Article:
Personal data and whistleblower schemes

Businesses have to navigate and compete in a world characterised by increased digitisation, access to big data and cloud solutions, and by significant regulatory variations globally.

Globalisation and digitisation do not translate into corporate deregulation, however. Quite the contrary, in fact. Rules are tightened and fine levels increased so fast that it is hard to keep up. In addition, authorities increasingly cooperate across borders to enforce regulations. 

We advise on:

  • Personal data
  • Whistleblower schemes
  • Compliance policies

DATA PROTECTION LAW

Data protection law is developing fast and is becoming increasingly important in many contexts. For advisers on the area, specialist knowledge and practical experience with the areas that are subject to special regulation are crucially important. 

While the most important rules on the area are derived from the EU,  Denmark also has a number of special rules implemented. Examples include special rules on civil registration numbers, information about criminal records, other information of a purely private nature, and data processing in the context of credit rating activities. For many industries there will also be special statutory rules to be observed. 

Our specialists advise on all legal aspects of data protection law in all industries, including the financial sector, the research and health sector and the telecom industry, and we have reinforced and expanded our skills and advice on data protection law quite substantially in recent years. With our many experienced and skilled attorneys and assistant attorneys, Kromann Reumert therefore ranks among the leading Danish law firms within this field.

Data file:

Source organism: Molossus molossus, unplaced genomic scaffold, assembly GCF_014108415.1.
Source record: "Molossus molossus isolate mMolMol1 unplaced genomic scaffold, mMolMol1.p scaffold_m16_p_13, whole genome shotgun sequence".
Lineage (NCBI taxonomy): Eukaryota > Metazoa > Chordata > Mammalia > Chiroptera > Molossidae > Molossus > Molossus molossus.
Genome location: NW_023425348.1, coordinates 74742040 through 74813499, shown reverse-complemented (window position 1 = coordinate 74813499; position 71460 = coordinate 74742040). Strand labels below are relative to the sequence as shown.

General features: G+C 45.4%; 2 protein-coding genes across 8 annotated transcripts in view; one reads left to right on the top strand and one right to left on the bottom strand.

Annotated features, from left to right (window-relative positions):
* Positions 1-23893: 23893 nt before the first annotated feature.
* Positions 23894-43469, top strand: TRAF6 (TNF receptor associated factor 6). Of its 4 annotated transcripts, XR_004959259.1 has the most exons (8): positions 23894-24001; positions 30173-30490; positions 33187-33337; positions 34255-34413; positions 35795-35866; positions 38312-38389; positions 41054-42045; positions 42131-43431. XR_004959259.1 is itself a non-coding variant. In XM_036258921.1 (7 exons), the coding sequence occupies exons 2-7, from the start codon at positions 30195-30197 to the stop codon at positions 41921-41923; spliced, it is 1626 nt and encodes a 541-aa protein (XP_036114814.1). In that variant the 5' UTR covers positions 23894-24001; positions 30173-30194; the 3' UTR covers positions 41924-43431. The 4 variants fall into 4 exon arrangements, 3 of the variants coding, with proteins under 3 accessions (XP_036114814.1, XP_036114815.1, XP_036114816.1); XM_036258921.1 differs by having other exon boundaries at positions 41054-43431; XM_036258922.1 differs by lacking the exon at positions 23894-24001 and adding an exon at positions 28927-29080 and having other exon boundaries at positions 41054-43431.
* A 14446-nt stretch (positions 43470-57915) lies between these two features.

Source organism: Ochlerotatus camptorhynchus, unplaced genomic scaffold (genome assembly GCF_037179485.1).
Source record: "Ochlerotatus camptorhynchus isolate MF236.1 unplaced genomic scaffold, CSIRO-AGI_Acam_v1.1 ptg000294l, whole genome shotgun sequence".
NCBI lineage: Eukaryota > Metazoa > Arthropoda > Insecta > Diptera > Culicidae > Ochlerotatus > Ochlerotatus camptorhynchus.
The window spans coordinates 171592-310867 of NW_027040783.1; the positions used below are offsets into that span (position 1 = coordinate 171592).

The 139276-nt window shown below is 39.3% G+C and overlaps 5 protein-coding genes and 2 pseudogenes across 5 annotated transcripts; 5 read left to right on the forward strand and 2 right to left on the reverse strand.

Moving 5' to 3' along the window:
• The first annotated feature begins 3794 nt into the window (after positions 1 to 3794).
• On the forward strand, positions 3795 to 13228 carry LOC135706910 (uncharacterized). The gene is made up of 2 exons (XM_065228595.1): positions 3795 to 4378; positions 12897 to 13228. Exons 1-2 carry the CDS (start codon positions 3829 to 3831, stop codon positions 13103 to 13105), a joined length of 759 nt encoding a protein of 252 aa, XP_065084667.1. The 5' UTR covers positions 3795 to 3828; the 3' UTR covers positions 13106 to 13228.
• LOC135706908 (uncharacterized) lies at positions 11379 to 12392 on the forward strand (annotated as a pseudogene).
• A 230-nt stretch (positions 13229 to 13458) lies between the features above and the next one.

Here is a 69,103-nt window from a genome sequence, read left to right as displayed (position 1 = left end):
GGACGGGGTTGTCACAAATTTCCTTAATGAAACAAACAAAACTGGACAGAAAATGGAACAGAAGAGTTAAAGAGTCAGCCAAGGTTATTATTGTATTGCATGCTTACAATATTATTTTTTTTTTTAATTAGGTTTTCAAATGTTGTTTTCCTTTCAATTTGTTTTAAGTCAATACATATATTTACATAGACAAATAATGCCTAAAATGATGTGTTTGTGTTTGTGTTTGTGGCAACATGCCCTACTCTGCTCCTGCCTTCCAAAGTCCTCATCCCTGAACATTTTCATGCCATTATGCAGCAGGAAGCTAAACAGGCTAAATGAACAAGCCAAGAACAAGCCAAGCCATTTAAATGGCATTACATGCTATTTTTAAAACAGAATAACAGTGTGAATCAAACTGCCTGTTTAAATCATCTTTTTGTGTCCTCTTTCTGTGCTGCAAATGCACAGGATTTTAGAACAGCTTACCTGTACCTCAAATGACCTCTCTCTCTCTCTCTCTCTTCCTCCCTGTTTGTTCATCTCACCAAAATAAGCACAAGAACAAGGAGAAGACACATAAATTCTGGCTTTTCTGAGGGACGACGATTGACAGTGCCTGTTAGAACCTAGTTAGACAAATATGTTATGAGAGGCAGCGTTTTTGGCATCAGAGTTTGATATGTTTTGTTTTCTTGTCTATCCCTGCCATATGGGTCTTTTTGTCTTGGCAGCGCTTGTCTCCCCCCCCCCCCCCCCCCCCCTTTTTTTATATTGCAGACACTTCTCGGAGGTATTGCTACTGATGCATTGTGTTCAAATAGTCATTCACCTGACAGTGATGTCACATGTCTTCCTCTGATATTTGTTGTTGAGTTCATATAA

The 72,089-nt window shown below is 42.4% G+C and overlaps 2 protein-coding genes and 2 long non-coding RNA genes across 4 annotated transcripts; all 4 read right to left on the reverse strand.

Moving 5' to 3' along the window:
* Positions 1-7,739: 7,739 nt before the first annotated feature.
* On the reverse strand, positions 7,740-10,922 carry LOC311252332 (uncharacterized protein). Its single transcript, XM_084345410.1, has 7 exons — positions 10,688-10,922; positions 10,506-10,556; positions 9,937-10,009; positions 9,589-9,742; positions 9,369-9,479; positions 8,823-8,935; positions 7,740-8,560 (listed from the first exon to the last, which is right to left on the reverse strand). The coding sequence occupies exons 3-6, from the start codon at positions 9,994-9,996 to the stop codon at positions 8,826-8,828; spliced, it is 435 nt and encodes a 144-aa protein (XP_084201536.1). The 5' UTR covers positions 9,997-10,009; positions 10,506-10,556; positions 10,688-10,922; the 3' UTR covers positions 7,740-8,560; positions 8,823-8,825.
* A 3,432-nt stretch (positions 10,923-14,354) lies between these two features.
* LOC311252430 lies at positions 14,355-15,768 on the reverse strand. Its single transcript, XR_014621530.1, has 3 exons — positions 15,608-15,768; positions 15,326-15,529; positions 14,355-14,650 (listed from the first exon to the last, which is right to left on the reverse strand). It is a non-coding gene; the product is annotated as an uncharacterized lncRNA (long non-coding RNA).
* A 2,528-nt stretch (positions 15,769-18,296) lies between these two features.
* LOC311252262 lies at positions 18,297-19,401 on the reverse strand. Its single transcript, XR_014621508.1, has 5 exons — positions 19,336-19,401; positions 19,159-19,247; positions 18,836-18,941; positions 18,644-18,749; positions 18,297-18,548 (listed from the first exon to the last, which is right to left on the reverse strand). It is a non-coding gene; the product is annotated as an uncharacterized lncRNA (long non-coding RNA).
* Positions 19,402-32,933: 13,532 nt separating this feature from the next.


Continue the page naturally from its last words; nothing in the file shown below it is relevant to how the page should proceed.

Here are some typical examples of data protection issues that we  advise clients on: 

  • Data transfers into central corporate databases
  • Data transfers to countries outside the EU, including in connection with outsourcing
  • Drafting and implementation of binding corporate rules
  • Setting up whistleblower schemes
  • Processing of information in anti-corruption initiatives and investigations
  • Processing of special types of data, e.g. credit data, customer data, health information, and employee data
  • Collection and processing of data in the pharmaceutical industry, e.g. in conducting clinical trials
  • Data protection issues in relation to M&As and bankruptcies
  • Drafting privacy policies
  • The rights of data subjects, including right of access to data
  • Technical and organisational safety requirements
  • Applications, approvals and complaints in relation to regulatory authorities

We can help both in the obtaining of data processing permits, with enquiries and with complaints or supervisory proceedings in all of the areas listed above. 

But the areas for which there are special regulations in place as described above are not the only ones to look out for. Also general data protection requirements will frequently require attention. Those requirements are the ones that impact the greatest number of companies, and we therefore also have extensive experience advising on them. 

Areas include:

  • Use of data processors
  • Security requirements and the handling of incidents
  • Drafting privacy policies
  • Use of video surveillance
  • Sale of personal data in connection with a transfer of undertaking
  • Staff data for administrative purposes

Some of the issues come up in connection with other challenges. For example, in a transfer of undertaking it may be all-important whether the buyer will be able to access the customer files of the new company or will have to start over and collect the data anew.